Wednesday, September 27, 2006

Mandela named 'Ambassador of Conscience'

I was please to read that Nelson Mandela is going to receive an Ambassador of Conscience award, Amnesty International's highest honor. Mandela is probably one of the two or three greatest leaders of the 20th century. Not in Africa, but in the world.

South Africa is now the most important country in Africa, politically and economically. It has a stable government which respects the rule of law. But it's important to remember that this was not inevitable.

South Africa in the early and mid-90s was a very violent place. Brutality sponsored by the apartheid state was rampant before the country's first multiracial elections in 1994. Cynical, exploitative local politicians made things worse. The country could very easily have exploded into a full-fledged civil war among the black population. There could have been a genocide or massacres against South Africa's white Afrikaans' population. Or by them. After Mandela's ANC won the elections, the party could've purged the civil service of whites or stripped whites of citizenship or instituted apartheid in reverse.

Mandela wasn't the only African liberation leader to take power with great promise. When he became the country's prime minister in 1980, fellow liberation struggler Robert Mugabe was praised for his moderate, visionary leadership of Zimbabwe. But in Mugabe's case, this was a ruse. Three years later, after international attention had moved away from Zimbabawe, Mugabe launched a genocide against the southern Ndebele people, who largely opposed his regime. His more recent atrocities are well-documented.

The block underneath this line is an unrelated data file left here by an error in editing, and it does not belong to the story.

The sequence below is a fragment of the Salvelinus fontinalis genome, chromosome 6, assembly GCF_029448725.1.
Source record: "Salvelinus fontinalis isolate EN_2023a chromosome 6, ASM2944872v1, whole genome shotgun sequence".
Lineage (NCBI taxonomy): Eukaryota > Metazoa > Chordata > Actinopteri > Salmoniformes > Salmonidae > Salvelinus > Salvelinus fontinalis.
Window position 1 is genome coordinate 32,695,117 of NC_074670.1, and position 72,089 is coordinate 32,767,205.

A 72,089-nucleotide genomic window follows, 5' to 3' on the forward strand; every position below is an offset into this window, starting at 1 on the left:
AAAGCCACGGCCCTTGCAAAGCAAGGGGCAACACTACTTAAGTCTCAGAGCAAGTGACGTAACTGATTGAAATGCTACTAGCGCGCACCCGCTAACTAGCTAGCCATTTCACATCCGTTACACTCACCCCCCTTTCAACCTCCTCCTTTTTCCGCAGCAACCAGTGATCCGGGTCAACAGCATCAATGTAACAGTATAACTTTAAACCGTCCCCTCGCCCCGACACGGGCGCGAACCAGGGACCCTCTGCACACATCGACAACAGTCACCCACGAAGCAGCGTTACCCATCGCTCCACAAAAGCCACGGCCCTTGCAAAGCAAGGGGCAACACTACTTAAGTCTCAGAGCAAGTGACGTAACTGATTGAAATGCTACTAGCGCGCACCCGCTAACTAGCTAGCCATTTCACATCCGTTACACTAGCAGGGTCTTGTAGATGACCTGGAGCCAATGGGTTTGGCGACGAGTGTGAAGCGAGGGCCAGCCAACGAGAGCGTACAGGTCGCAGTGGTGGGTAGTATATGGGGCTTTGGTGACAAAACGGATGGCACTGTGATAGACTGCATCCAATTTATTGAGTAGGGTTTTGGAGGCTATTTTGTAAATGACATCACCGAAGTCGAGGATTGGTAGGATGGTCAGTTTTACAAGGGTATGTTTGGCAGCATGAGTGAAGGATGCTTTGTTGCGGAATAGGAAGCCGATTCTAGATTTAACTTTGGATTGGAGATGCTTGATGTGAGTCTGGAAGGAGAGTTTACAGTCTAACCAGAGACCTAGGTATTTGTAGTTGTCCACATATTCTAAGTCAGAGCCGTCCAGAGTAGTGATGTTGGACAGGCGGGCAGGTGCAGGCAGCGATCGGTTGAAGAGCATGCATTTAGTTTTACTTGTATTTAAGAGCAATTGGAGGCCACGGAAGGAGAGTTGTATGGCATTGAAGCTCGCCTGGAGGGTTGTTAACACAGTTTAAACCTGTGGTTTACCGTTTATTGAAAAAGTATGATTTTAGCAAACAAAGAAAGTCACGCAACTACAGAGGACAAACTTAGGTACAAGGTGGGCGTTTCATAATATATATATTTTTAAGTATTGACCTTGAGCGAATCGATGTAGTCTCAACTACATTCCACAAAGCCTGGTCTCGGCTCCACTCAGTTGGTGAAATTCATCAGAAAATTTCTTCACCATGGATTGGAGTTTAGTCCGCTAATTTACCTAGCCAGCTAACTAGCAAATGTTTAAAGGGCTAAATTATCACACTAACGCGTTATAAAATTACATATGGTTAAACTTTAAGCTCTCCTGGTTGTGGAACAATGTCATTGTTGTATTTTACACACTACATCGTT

Ghana's Kwame N'Krumah and particularly Guinea's Sékou Touré were other independence leaders originally hailed as visionaries, who quickly became drunk with power after the international media focus shifted elsewhere.

This could've happened in South Africa. But it didn't. And that was due largely to the moral leadership of Nelson Mandela and the respect shown by his party members and by South Africans in general.

Twelve years after independence, N'Krumah had been overthrown by a military coup.

Twelve years after independence, Touré launched the first of several major purges against the Peul people.

Twelve years after liberation, South Africa's judiciary threw out corruption charges against a former ally turned rival of the president.

Sékou Touré would've just thrown him in Camp Boiro and let him starve to death. More prominent men suffered the same fate.

Why has South Africa turned out differently? Partly it was because the anti-apartheid struggle was internationalized in a way that the the 1950s anti-colonial struggles (Algeria excepted) were not. So its moral component was more heavily emphasized and thus harder to ignore once liberation was achieved. Additionally, we live in a much different era than in the 1960s when coups, wars and genocides in distant lands might pass without notice.

But partly it was because of the moral leadership of Nelson Mandela. In an era where it's easy to be cynical about politicians, it's reassuring to know that the rare statesman still exists. I can think of no one more deserving of this award.

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